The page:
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The Manger: Cradle of God's Mercy

Posted : Dec-18-2015

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​The following is modified from a homily written for the 4th Sunday of Advent by Fr. ​Michael McGourty, Pastor of St. Peter's Parish, Toronto.

The Nativity Scene is one of the most beloved symbols in Christianity. Before the celebration of Jesus' birth on Christmas Day, the Nativity or empty Manger proclaims the anticipation of a people who await the coming of God's love in their midst. After the celebration of Christ's birth, when the baby Jesus is placed in the Manger, the Nativity scene proclaims the presence of a loving God with His people. The birth of Christ into the poverty of the Manger announces boldly the extent to which God goes to show us His love for every single person. He is truly God with us— or as the scriptures call Him, Emmanuel. Within the context of this Year of Mercy the Manger takes on the significance as that place which can be called no other than The Cradle of God's Mercy. There is only one sign more powerful for Christians and that is the sign of the Cross, which within the context of this year must be called the Throne of God's Mercy.

There are so many ways that God could have arranged to have His Son born among us. If God thought in human ways, he might have waited until the twenty-first century for His Son to have been born. All that would be necessary for Him to get the message out would be to set up a Facebook page. Even two thousand years ago, it would have been much easier if He had simply been born the son of a Roman Emperor. In this way, the many soldiers of the Roman Army could have simply gone out to the corners of the world to announce that God's Son had been born and all should worship Him.

And yet God does things so incredibly differently! As we hear proclaimed in the first reading today from the Book of the Prophet Micah, God chooses one of the most insignificant places in Israel for His Son to be born. The angel announces to a teenage girl, in a male dominated society, that she will be the Mother of God. As a sign of the truth of this message from the angel, Mary is told that her elderly cousin Elizabeth will have a child. Elizabeth also represents someone else who was regarded as having little value in this society. She has been unable to conceive and in her old age is seen as having small worth. Herod the King of Israel will search for the child and send the Wise Men from the East to look for Him, but it is an unborn child, John the Baptist, who will first recognize Christ and announce His presence to the world.

It is the place of Christ's birth, however, which most beautifully tells of how profound God's love for each person truly is. Jesus, the Son of God and Creator of the universe, is born in a barn among animals to show us that no matter who we are, He wishes to come to us. Had he been born into a palace or as the Son of some great emperor, how many of us would feel that we could invite Him to live with us. His poverty proclaims to men and women who live on the streets of cities that they are loved by God. To all the boys and girls in the world playing in the muck of refugee camps around the world, Jesus announces that He is with them. The Manger is the Cradle of God's Mercy. Here, Jesus, who Pope Francis repeatedly calls the Face of the Father's Mercy is born and makes manifest the Love of God for all people.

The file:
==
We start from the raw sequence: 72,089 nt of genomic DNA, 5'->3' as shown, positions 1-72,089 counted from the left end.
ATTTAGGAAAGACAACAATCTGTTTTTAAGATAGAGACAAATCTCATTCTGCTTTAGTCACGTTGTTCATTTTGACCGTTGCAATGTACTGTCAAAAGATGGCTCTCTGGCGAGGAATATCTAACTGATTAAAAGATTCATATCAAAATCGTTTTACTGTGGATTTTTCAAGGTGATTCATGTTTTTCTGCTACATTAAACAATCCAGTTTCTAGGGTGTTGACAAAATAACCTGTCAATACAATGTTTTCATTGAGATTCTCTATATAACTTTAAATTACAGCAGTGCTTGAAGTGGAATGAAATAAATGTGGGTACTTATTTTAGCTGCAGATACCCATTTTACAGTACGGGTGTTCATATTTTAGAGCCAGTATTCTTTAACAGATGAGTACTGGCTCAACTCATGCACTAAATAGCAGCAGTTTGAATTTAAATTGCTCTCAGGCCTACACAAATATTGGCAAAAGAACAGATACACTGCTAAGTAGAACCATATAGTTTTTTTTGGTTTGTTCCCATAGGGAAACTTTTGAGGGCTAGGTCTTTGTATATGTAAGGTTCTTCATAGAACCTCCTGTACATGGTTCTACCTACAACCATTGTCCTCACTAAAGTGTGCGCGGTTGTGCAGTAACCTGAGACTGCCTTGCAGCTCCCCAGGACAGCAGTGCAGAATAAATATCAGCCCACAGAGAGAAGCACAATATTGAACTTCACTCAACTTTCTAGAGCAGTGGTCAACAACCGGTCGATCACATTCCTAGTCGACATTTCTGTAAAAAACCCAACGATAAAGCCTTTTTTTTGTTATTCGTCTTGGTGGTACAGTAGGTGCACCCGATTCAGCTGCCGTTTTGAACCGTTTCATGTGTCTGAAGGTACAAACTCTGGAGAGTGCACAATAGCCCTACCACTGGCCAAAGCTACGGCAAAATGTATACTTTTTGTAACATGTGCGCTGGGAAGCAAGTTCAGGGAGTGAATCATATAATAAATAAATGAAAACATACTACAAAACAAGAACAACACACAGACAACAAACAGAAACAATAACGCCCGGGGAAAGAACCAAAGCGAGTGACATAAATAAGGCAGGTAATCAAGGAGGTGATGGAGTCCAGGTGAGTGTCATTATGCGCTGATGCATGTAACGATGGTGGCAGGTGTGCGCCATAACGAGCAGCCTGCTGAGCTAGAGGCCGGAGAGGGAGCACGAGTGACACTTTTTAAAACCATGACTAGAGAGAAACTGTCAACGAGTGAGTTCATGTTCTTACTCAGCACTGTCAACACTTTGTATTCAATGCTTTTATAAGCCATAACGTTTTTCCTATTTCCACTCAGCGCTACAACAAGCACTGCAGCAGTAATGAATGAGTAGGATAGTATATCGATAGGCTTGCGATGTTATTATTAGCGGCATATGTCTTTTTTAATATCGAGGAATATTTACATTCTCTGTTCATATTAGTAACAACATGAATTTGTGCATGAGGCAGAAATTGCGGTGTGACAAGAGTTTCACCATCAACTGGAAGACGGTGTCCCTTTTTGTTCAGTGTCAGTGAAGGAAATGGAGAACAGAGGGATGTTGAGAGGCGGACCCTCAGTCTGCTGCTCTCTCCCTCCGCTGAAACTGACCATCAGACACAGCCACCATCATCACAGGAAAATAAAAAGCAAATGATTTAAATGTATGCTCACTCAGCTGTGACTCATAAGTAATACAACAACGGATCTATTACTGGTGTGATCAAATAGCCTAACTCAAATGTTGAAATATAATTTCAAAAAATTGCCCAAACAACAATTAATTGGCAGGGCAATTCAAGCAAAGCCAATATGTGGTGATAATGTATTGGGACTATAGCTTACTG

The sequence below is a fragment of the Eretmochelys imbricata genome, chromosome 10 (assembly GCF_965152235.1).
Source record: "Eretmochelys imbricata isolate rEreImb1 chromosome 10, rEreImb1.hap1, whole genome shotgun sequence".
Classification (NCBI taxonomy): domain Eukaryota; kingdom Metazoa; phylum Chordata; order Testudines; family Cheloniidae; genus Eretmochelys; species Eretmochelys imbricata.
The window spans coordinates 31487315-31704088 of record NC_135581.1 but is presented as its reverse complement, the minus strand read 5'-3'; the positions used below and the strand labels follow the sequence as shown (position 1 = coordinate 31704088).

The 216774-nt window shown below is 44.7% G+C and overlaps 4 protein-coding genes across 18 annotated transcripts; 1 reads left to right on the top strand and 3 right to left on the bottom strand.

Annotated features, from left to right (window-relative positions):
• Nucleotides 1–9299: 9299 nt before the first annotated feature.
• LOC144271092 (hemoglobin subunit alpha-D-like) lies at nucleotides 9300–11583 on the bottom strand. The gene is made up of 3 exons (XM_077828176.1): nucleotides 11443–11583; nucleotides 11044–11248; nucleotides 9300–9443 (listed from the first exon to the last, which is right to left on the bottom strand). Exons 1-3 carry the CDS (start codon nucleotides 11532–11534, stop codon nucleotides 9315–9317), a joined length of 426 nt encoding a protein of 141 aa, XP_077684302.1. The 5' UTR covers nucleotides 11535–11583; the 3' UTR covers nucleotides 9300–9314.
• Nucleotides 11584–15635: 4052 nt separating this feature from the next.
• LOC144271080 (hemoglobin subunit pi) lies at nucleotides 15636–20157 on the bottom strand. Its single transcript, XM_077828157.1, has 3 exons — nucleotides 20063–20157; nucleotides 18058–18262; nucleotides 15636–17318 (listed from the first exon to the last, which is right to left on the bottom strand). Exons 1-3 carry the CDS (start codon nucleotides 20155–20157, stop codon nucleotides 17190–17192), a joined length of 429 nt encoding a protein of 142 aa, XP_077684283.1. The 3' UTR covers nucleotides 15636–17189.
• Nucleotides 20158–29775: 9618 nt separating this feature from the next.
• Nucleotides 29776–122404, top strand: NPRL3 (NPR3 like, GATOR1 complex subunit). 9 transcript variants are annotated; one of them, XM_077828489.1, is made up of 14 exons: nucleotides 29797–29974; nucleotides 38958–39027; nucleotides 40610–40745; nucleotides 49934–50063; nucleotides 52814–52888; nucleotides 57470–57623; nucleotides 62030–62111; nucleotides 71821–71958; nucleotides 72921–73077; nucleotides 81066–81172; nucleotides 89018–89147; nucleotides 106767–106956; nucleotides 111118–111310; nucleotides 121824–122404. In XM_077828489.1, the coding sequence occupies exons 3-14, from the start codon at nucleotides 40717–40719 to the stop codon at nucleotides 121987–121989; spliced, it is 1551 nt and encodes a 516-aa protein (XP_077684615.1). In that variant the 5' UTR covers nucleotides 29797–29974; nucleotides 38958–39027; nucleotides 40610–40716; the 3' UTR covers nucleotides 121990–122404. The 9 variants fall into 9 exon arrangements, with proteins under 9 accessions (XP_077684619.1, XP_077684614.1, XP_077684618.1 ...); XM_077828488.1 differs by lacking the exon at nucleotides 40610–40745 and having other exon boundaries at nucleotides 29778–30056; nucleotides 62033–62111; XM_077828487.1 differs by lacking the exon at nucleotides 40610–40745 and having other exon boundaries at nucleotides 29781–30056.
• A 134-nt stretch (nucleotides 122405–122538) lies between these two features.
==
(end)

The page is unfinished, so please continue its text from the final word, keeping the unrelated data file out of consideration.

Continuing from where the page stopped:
This week, the Manger which awaits the birth of Christ presents an invitation to all of us to prepare our own hearts to receive Christ with the joy and confidence that He loves us so much He will joyfully come to every heart that welcomes Him. In this Year of Mercy, these last days of Advent are a wonderful time for healing. All who believe that they do not deserve God's love are invited to contemplate before the empty Manger that the only thing that is preventing God from entering our hearts is our lack of faith in His love. Mary provides the most beautiful example of a Christian who has allowed God to come to her. By giving our own "yes" to God, we are to allow His presence to radiate in our lives in the same way that Mary does. We can give Christ a body to dwell in by making the words of our second reading from the Letter to the Hebrews our own and assenting to the words: "I have come to do your will."

What is claimed to be the authentic Manger of Jesus can be visited in the Church of Mary Major in Rome. There is nothing special about this poor wooden box from which animals once ate. There is a prayer that people who visit the Basilica are invited to say as they kneel before the Manger. The prayer speaks about how the wooden Manger points to the wooden Cross on which Christ will make the ultimate sacrifice for our sins. The Cross is the ultimate sign of God's mercy and for that reason I would call it the Throne of God's Mercy. The Manger and the Cross tell us that Jesus came into the world with nothing and left it with nothing of material value. Jesus has come among us to announce God's unconditional love for all people. He has come to be the Face of the Father's Mercy.

In these last few days that remain to prepare for Christ's coming among us, let us prepare our own hearts so that they may be Cradles for God's Mercy to be born in us. In doing so, may we bring Him through our own acts of charity to all who need an expression of God's love and mercy this Christmas.